The Travel Writing Tribe
Journeys in Search of a Genre
A writer sets out to find the truth about his own genre, from Orientalism and falsehoods to today’s new voices.
Where can travel writing go in the twenty-first century? Author and lifelong travel writing aficionado Tim Hannigan sets out in search of this most venerable of genres, hunting down its legendary practitioners and confronting its greatest controversies. Is it ever okay for travel writers to make things up, and just where does the frontier between fact and fiction lie? What actually is travel writing, and is it just a genre dominated by posh white men? What of travel writing’s queasy colonial connections?
Travelling from Monaco to Eton, from wintry Scotland to sun-scorched Greek hillsides, Hannigan swills beer with the indomitable Dervla Murphy, sips tea with the doyen of British explorers, delves into the diaries of Wilfred Thesiger and Patrick Leigh Fermor, and gains unexpected insights from Colin Thubron, Samanth Subramanian, Kapka Kassabova, William Dalrymple and many others. But along the way he realises how much is at stake: can his own love of travel writing survive this journey?
The Travel Writing Tribe tackles head on the fierce critical debates usually confined to strictly academic discussions of the genre. This highly original book compels readers and travellers of all kinds to think about travel writing in new ways.
Table of contents
1. The Long White Track
2. Naming Fathers
3. A Letter to the Editor
4. In Berlin
THE TRAVEL WRITING TRIBE
5. Belated Travellers
6. The Travel Writer Who Disappeared
7. A Class of Their Own
8. Lucky Man
9. The Travellee-Reader
10. Beside the Blackwater
11. Flying Pigs
ACROSS THE BORDER
12. Collateral Damage
13. To the East
14. On the Couch
15. Journalism Between Equals
16. Letting the Scholar Speak
17. Upstream, Downstream
18. Winterreise I
19. Winterreise II
Epilogue: The Death of the Author
Afterword: Travel Writing in the Age of Covid-19
‘Travel writing used to be dominated by Old Etonians with colonialist tendencies; but [Tim Hannigan’s] well-researched critique shows that the ‘travellees’ are writing back.’ — The Guardian
‘[A] deft piece of genre-hopping.’ — The Telegraph
‘A timely look at the genre – why we travel, and why and how we write about it.’ — Irish Independent
‘An excellent and thought-provoking book. […] what could have been a scholarly theoretical discourse is thoroughly enlivened by Tim Hannigan’s decision to turn it into a travel odyssey.’ — Times Literary Supplement
‘The pleasure of The Travel Writing Tribe comes from Hannigan’s diligent efforts to get to the bottom of it all — setting off on trains and planes, sometimes roughing it at hostels, on mini-adventures to meet travel writers and record interviews. The result is, effectively, a “travel book” about “writing about travel”.’ — The Critic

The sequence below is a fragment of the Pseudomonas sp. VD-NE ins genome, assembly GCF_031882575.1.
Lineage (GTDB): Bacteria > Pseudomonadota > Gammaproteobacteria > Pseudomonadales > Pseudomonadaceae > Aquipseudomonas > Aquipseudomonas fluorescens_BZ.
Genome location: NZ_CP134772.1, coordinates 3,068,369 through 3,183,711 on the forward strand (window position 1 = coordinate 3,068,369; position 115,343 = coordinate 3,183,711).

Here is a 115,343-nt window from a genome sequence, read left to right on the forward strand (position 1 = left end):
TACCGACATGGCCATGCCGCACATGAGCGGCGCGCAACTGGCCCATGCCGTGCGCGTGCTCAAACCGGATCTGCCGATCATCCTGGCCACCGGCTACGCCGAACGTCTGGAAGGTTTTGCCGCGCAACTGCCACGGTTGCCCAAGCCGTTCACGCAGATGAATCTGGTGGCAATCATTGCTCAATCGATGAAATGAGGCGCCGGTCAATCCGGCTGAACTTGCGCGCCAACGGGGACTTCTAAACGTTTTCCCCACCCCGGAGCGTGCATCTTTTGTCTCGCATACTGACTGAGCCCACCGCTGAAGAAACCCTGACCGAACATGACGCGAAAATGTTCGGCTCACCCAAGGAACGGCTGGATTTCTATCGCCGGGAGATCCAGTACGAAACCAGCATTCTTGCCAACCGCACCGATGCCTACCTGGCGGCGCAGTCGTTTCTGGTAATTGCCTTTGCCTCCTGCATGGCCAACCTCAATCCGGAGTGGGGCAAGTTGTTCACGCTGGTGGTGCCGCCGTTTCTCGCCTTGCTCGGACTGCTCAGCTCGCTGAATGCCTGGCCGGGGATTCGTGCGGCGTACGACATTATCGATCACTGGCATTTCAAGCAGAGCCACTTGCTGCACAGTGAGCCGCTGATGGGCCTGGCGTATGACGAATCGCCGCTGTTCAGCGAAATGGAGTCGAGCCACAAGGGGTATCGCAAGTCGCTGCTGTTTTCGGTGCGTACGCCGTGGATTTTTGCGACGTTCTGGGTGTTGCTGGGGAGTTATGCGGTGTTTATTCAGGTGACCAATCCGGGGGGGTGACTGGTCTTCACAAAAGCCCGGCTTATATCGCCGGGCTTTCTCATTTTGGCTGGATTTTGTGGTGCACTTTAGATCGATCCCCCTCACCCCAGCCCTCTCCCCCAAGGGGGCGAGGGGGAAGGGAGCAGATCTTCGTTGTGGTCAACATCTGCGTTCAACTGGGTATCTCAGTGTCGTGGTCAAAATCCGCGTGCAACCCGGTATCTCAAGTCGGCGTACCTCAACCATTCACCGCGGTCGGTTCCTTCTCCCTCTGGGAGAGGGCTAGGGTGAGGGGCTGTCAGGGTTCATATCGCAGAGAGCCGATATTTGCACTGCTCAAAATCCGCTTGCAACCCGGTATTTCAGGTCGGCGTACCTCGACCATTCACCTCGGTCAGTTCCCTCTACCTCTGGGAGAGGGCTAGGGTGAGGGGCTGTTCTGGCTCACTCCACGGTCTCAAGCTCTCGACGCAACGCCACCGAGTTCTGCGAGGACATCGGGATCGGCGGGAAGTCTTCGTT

‘A timely book amid this pandemic, which has exacerbated the inequities between those that can move and those who can’t. [The Travel Writing Tribe] appears to be the first of its kind aimed at the general reader, and does a comprehensive job of collecting the myriad perspectives already percolating on the subject.’ — Mekong Review
‘Much more than a who, what and why of travel writing, Tim Hannigan’s book is a meditation on why we travel and our need to travel and experience other places. Essential reading in the age of lockdown and Instagram.’ — Nicholas Walton, author of Singapore, Singapura and Genoa, ‘La Superba’
‘Is travel writing dead? No, claims Hannigan, as he embarks on an intriguing quest to discuss the genre with its practitioners. His lucid study offers an intelligent and entertaining examination of its key aspects, including authenticity, gender, reception, practices and purpose.’ — Barbara Schaff, Chair of British Literature and Culture, Georg-August University Göttingen, and author of Handbook of British Travel Writing
‘The Travel Writing Tribe walks the tightrope between travel writing, memoir and essay without skipping a beat. Interrogating a genre long critiqued for exoticizing the Other, Hannigan masterfully and engagingly illustrates how and why travel writing continues to fascinate.’ — Rune Graulund, Associate Professor in the Department for the Study of Culture, University of South Denmark, and co-editor of Postcolonial Travel Writing: Critical Explorations
Tim Hannigan is a writer and academic, and the author of several narrative history books, including A Brief History of Indonesia and the award-winning Raffles and the British Invasion of Java. He holds a PhD from the University of Leicester. He was born in Cornwall and lives in Ireland.